On press freedom day media workers in Burma have urged the new government led by former general Thein Sein to relax the censorship laws imposed by the previous military junta [SPDC].
Journalists were calling on the new government to abolish the 1962 Printers and Publishers Registration Law and other censorship regulations laid down by the SPDC.
Ko Ko, secretary of Myanmar Writers and Journalists Association and chairperson of the recently formed Committee for Professional Conduct said: “Flourishing of the fourth pillar [journalism] is a necessary feature of a democratic system and we believe that the government including President Thein Sein, if looking to bring about a democratic system, would understand this.”
“We request [the government] to make this happen in practice.”
Veteran journalist Kyaw Yin Myint also petitioned the government for media freedom, pointing out that it would be a “real benefit” for the people.
“There should be a freedom to write something that poses no harm or threat to the people, the society or the government,” said Kyaw Yin Myint.
“I think by allowing it, there will be more positive outcomes than negative ones. The faster that freedom is granted, the better it will be for society.”
Ko Ko said although the main responsibility to do so lies with Information Ministry, other government departments need to change their habit of hostility towards the media.
“It would be hard to change a habit that has survived for so many years – it will take time,” he added.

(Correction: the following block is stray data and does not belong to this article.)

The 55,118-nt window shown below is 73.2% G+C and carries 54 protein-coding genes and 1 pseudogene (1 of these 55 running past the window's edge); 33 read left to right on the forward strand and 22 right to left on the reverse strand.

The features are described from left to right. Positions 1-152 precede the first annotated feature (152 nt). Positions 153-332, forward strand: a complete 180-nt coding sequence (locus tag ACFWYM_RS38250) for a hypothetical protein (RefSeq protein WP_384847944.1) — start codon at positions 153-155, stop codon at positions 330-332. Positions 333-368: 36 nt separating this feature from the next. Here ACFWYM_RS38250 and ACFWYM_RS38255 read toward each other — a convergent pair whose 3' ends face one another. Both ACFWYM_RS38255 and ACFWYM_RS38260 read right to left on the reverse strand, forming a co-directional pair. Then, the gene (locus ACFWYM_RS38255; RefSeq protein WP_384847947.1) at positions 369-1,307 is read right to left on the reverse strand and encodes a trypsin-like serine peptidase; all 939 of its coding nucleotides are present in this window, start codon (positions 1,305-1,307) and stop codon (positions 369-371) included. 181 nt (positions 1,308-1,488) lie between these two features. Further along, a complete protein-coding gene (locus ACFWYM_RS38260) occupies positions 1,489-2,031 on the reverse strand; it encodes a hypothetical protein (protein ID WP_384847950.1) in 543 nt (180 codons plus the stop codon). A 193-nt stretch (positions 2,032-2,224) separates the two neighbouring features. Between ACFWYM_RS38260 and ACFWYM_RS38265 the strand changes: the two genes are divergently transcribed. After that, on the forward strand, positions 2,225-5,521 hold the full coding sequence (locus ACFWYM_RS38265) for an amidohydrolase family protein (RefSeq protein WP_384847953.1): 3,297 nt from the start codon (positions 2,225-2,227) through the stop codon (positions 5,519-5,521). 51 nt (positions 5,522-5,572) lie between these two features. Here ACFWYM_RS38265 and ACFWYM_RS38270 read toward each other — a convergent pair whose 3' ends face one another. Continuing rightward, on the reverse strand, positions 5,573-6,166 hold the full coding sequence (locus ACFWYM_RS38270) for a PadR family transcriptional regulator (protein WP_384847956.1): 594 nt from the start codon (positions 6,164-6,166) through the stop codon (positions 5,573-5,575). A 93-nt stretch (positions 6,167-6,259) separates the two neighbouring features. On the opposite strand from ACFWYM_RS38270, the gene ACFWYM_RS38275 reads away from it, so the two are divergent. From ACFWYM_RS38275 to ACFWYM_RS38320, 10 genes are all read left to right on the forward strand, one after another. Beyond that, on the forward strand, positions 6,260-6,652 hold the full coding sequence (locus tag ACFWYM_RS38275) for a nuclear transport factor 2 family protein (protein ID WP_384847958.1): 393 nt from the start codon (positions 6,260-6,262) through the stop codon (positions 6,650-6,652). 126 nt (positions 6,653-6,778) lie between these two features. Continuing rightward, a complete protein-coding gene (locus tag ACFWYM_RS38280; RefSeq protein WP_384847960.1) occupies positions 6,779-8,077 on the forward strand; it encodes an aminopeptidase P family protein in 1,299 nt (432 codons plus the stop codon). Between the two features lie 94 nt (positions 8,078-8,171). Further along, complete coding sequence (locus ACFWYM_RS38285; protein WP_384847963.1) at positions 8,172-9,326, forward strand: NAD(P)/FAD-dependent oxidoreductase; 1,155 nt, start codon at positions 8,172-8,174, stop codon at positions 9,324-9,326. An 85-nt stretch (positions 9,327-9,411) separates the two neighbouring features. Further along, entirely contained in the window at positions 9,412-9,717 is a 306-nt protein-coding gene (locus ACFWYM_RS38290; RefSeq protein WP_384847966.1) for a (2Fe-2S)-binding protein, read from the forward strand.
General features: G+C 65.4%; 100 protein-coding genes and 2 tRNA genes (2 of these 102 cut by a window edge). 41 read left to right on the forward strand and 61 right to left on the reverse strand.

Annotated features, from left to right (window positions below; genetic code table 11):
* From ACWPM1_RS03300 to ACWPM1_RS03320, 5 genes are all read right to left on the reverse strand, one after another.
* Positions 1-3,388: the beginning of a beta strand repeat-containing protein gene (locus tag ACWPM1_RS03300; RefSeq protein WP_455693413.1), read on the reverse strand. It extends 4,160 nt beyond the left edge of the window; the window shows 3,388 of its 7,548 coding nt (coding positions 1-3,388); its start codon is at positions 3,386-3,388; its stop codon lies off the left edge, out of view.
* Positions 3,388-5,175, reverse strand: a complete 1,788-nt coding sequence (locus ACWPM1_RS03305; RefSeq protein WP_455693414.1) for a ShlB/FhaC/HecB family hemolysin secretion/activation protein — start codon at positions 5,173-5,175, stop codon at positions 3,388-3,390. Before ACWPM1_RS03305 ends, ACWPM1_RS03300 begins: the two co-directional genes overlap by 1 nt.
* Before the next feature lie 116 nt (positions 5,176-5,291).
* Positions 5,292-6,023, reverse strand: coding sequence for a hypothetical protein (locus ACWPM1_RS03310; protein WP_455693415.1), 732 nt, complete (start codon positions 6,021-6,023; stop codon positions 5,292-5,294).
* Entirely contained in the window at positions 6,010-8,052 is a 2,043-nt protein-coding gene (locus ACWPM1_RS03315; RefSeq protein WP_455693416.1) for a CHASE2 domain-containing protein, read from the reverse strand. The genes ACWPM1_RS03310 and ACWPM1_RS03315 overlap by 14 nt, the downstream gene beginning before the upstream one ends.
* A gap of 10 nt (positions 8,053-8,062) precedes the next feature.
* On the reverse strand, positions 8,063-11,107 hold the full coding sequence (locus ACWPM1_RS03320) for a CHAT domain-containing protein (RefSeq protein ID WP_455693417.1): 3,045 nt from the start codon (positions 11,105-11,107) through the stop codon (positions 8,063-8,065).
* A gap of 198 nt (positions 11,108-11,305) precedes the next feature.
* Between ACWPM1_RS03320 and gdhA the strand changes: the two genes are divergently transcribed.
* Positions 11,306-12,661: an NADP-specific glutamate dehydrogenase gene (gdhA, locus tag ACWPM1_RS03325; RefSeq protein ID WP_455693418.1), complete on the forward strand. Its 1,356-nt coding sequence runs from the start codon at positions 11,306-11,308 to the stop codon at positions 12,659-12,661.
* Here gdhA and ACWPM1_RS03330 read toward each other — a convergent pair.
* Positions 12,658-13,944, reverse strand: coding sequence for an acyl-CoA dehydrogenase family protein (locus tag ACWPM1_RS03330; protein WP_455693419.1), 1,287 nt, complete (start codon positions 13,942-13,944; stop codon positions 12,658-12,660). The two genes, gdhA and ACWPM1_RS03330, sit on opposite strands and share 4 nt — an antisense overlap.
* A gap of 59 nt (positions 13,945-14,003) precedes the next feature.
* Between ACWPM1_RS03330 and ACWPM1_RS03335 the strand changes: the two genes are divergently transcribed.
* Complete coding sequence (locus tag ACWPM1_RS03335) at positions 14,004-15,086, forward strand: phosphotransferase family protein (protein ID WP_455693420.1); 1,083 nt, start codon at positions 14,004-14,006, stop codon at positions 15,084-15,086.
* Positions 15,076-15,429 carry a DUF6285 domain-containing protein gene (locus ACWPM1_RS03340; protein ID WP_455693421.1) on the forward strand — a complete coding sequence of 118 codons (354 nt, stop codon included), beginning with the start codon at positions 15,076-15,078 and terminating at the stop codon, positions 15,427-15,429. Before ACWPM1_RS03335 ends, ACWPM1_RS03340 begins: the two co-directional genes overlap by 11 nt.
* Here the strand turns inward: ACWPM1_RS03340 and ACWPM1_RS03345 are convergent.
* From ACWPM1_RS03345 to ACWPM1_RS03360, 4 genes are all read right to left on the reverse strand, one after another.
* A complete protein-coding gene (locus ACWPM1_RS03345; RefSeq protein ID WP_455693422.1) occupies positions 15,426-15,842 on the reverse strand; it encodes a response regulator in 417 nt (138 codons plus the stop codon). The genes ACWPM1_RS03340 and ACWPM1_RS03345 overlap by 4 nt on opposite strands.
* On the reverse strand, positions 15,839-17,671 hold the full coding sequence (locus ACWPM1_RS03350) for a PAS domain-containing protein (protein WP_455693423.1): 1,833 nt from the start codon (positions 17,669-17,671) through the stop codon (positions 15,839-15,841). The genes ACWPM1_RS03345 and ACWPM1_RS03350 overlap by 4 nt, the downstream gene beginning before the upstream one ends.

“There should not only be a change of policy, but also a change of mind set for the people especially those in government departments.”
A news journal editor, under condition of anonymity, said there should be an appointment of clear procedures and regulations by the government.
“They should describe precisely what we are not allowed to write and also provide a reason when an item is rejected [by the censor board],” said the editor.
Burma’s legal system has been extremely vague so that not only is press freedom curtailed through pre-submitting copy but fear of irritating those in power is ubiquitous, with the government’s overarching control over the legal system used to detain or harass the journalist, with little or no recourse to a fair trial.
“Also, we should be allowed to question their scrutinising. By doing these, there will be more transparency to work,” added the editor.
The government recently announced that certain genres of publications would not be obliged to pre submit copy before publication, these include sports, children’s and supernatural. Conspicuous by its absence however, was political publications which will still need to be pre-submitted to the censor board. Typifying the perpetuation of censorship has been a ban on reporting on the debates or occurrences inside parliament, much to the ire of the few elected representatives in the various houses.
Whilst despite Thein Sein’s assertion that the media needed to be “respected” there has been little evidence that the harassment of journalists is ceasing, or that those journalists in jail will be released.
It was recently reported that a former army captain is awaiting trial under the electronics act, for mere possession of a document pertaining to the controversial Burmese topic of national reconciliation.
Burma is regularly ranked as one of the most draconian media environments on the planet with French media group, Reporters Sans Frontieres ranking Burma 171 out of 175 nations last year.
DVB has marked press freedom day by launching a campaign to free its 17 video journalists currently in jail.